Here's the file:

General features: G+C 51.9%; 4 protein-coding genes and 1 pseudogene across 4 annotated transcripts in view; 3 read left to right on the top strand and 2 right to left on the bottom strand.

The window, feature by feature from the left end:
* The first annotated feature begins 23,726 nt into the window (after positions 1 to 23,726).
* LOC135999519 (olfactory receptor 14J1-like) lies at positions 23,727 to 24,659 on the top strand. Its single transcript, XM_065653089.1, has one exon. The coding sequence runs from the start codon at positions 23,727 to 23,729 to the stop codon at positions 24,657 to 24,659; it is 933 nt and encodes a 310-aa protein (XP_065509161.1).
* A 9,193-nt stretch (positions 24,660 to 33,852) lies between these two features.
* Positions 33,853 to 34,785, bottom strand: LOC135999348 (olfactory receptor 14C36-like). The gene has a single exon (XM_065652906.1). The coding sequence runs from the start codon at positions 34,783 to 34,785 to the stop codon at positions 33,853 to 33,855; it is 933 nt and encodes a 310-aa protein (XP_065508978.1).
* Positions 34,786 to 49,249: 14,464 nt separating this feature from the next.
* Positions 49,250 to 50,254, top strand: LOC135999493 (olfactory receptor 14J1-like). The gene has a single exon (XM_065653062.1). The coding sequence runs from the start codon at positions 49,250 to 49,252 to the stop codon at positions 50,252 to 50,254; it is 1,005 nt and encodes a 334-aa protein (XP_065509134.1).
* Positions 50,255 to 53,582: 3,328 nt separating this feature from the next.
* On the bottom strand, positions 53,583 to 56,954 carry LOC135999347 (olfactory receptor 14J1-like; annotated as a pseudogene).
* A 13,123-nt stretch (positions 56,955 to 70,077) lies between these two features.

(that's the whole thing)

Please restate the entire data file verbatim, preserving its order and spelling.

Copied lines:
General features: G+C 51.9%; 4 protein-coding genes and 1 pseudogene across 4 annotated transcripts in view; 3 read left to right on the top strand and 2 right to left on the bottom strand.

The window, feature by feature from the left end:
* The first annotated feature begins 23,726 nt into the window (after positions 1 to 23,726).
* LOC135999519 (olfactory receptor 14J1-like) lies at positions 23,727 to 24,659 on the top strand. Its single transcript, XM_065653089.1, has one exon. The coding sequence runs from the start codon at positions 23,727 to 23,729 to the stop codon at positions 24,657 to 24,659; it is 933 nt and encodes a 310-aa protein (XP_065509161.1).
* A 9,193-nt stretch (positions 24,660 to 33,852) lies between these two features.
* Positions 33,853 to 34,785, bottom strand: LOC135999348 (olfactory receptor 14C36-like). The gene has a single exon (XM_065652906.1). The coding sequence runs from the start codon at positions 34,783 to 34,785 to the stop codon at positions 33,853 to 33,855; it is 933 nt and encodes a 310-aa protein (XP_065508978.1).
* Positions 34,786 to 49,249: 14,464 nt separating this feature from the next.
* Positions 49,250 to 50,254, top strand: LOC135999493 (olfactory receptor 14J1-like). The gene has a single exon (XM_065653062.1). The coding sequence runs from the start codon at positions 49,250 to 49,252 to the stop codon at positions 50,252 to 50,254; it is 1,005 nt and encodes a 334-aa protein (XP_065509134.1).
* Positions 50,255 to 53,582: 3,328 nt separating this feature from the next.
* On the bottom strand, positions 53,583 to 56,954 carry LOC135999347 (olfactory receptor 14J1-like; annotated as a pseudogene).
* A 13,123-nt stretch (positions 56,955 to 70,077) lies between these two features.